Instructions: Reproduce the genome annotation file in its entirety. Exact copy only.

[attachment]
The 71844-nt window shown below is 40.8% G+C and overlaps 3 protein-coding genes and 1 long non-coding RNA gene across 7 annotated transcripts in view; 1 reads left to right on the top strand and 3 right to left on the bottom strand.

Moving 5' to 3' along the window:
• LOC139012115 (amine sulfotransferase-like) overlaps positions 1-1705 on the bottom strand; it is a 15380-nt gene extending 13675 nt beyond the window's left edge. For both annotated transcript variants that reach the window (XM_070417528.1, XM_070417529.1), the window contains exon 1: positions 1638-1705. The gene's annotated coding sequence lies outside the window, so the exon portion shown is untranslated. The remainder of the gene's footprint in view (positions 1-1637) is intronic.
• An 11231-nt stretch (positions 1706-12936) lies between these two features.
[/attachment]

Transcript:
The 71844-nt window shown below is 40.8% G+C and overlaps 3 protein-coding genes and 1 long non-coding RNA gene across 7 annotated transcripts in view; 1 reads left to right on the top strand and 3 right to left on the bottom strand.

Moving 5' to 3' along the window:
• LOC139012115 (amine sulfotransferase-like) overlaps positions 1-1705 on the bottom strand; it is a 15380-nt gene extending 13675 nt beyond the window's left edge. For both annotated transcript variants that reach the window (XM_070417528.1, XM_070417529.1), the window contains exon 1: positions 1638-1705. The gene's annotated coding sequence lies outside the window, so the exon portion shown is untranslated. The remainder of the gene's footprint in view (positions 1-1637) is intronic.
• An 11231-nt stretch (positions 1706-12936) lies between these two features.